Monday, January 23, 2012

Back to the Future

I'm fresh back from a cyberlearning science conference in which games was one of the hot buzzwords. Games for education! Wouldn't it be great if we could harness the energy that goes into playing games for purposes of work and education? What's amazing to me is that people address this question as if it were new uncharted territory.

People have been playing for a long time. Playing hard. My parents warned me when I went off to college about how many of their friends at college got hooked on Bridge to the point where they practically flunked out of college.  In my case, there was soccer and then some stupid hallway version of soccer with a fluffy ball that we played a lot. I mean a lot. We dreamed up incredibly clever rules and strategies and we worked out butts off.

Today, researchers are documenting that games are intellectual, that they light up and stimulate the brain, and that after the excitement and camaraderie of competitive games, people have trouble coming back to the hum drum of daily life.  My point is that this is not new, it is an age-old phenomenon that the pure social and intellectual and adrenlin thrill of games is hard-to-match.  Of course, with computers, these games can more indepth, are available 24/7, and they freak out a lot of people....more later.....

Saturday, January 21, 2012

Girl Scout Cookies - Another Teachable Moment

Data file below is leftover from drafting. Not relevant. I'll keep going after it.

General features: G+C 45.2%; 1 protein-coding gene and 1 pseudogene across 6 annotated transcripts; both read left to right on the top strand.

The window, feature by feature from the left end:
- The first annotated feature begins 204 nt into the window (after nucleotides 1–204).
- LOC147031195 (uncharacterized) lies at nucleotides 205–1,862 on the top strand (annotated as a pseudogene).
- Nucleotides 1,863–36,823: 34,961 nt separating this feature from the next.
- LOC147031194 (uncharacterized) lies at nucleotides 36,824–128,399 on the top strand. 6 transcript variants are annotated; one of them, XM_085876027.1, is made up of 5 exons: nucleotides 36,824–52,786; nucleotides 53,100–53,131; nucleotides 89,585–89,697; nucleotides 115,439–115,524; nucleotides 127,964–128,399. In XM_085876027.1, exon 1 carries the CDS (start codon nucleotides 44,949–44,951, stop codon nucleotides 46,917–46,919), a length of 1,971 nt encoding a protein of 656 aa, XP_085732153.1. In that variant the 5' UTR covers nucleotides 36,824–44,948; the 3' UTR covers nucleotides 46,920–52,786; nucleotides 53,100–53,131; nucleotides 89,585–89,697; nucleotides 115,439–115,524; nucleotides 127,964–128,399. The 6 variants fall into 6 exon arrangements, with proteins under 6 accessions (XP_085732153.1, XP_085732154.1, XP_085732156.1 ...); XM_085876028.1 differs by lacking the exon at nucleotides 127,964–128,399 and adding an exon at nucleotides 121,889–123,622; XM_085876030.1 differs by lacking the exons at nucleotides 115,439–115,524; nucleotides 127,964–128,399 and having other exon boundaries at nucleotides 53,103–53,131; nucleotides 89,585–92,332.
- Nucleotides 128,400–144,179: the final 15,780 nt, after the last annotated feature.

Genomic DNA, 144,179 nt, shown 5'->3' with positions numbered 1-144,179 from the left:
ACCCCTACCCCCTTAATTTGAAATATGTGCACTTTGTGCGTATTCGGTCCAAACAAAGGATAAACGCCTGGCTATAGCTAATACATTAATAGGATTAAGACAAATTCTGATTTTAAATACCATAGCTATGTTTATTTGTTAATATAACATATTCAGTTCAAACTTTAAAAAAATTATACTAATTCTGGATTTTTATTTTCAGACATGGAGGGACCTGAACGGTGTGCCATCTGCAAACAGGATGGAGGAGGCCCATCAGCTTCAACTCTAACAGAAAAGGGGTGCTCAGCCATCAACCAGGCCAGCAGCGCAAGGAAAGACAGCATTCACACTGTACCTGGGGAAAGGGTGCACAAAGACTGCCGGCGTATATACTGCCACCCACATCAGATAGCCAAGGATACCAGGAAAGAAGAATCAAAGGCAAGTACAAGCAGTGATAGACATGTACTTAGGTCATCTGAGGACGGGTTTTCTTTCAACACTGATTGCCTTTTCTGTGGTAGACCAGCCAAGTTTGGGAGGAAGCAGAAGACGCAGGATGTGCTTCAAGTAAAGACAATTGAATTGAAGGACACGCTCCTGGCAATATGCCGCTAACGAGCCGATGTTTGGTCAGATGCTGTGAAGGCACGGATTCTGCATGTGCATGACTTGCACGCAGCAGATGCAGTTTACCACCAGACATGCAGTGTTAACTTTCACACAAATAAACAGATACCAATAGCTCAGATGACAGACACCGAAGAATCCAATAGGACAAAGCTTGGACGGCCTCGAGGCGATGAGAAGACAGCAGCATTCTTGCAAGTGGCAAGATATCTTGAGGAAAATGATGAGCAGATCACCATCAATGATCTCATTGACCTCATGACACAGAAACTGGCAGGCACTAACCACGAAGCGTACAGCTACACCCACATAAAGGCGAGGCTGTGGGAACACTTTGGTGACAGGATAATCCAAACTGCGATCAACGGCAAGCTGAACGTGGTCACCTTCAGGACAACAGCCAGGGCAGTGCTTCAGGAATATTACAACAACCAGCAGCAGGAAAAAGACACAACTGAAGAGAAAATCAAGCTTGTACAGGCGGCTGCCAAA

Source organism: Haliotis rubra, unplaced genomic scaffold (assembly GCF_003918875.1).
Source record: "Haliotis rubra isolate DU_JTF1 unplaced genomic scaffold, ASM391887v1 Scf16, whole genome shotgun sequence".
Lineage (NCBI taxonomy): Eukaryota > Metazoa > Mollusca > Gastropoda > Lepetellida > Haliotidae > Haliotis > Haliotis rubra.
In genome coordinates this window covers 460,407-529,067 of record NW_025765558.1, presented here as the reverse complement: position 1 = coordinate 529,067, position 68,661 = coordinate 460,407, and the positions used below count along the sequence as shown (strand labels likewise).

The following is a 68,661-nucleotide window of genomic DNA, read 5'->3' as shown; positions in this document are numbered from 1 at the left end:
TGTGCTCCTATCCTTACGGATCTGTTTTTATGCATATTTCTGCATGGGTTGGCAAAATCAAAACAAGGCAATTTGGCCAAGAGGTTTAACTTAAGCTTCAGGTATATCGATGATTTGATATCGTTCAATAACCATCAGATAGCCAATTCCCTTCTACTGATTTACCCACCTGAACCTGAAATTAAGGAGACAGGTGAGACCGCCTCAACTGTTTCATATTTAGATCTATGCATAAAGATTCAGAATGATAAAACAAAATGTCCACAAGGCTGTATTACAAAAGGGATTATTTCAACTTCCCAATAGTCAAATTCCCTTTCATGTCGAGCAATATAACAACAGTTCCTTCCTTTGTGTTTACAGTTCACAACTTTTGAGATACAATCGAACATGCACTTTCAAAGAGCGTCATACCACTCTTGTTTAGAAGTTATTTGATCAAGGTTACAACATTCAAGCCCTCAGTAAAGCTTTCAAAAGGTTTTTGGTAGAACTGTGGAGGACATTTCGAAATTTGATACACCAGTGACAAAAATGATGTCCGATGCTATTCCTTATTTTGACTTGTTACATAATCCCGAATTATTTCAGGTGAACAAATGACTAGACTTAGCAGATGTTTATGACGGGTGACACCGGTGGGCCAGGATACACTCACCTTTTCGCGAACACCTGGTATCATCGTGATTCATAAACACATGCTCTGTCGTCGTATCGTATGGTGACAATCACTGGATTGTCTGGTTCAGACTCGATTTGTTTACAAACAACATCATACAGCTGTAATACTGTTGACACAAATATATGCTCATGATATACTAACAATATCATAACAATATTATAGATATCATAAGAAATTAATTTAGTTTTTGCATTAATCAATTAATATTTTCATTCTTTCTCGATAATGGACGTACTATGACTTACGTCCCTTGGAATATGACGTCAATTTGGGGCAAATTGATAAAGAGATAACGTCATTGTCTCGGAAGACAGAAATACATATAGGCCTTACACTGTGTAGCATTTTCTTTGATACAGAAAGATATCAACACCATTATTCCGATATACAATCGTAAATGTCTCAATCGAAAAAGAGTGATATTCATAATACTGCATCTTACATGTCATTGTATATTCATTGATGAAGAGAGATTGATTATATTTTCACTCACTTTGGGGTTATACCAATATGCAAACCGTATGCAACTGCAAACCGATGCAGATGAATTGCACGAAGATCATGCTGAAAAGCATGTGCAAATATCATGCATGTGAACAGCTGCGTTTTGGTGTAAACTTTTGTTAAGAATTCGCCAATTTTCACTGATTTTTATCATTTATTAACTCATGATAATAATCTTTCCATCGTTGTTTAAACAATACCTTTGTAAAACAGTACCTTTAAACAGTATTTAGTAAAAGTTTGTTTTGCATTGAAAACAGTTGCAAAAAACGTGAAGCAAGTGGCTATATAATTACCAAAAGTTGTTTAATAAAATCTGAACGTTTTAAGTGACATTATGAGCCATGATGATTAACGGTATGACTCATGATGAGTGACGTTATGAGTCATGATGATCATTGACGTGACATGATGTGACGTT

I was walking through the mall this morning with my son and there were girl scouts selling Girl Scout Cookies. We went up to the booth and asked and learned the following (these are mostly the answers of a mom and daughter in a mall, they are not necessarily proper spokepeople or even right and regional differences are probable):

Q - Are they made with real girl scouts?  A - Huh?
Q - Why do you sell cookies? A - To raise funds.
Q - For what?   A - For a trip to Georgia.
Q - How much money do you make on each box (they sell for $4).  A - $0.71
Q - Do you feel that the annual stuffing of cookies into everyone's hands greatly contributes to the problem of obesity?  A - Huh? Probably not, we only sell them for three weeks.  And mostly they're all eaten in a month.
Q - Whats the quota per girl scout?  A - 200 boxes
Q - Who else makes money on the cookies? Who sells them to you? - A ABC Bakers and Little Brownie Bakers. 
Q - What cute sounding companies. Are they really independents or just clever brand names for people like P&G, General Mills, or Nabisco? . A - Don't know.  (I looked it up and their website appears to be one of a little company but they don't say one way or another if they are independent or not).
Q - How much?  A - $4.00 a box (we took two)
Q - How many boxes of cookies get sold every year? A. Don't know. Our troop sells 2,000 boxes.
Q - Well how many igrl scout troops are there? Don't know.

I googled the question and wikipedia cites an estimate of 200 million boxes per year.  At retail, this would be $800 million.  I also saw this on the authoritative site: The $700 million Girl Scout Cookie Program is the largest girl-led business in the country....

It was fun learning about the economics of the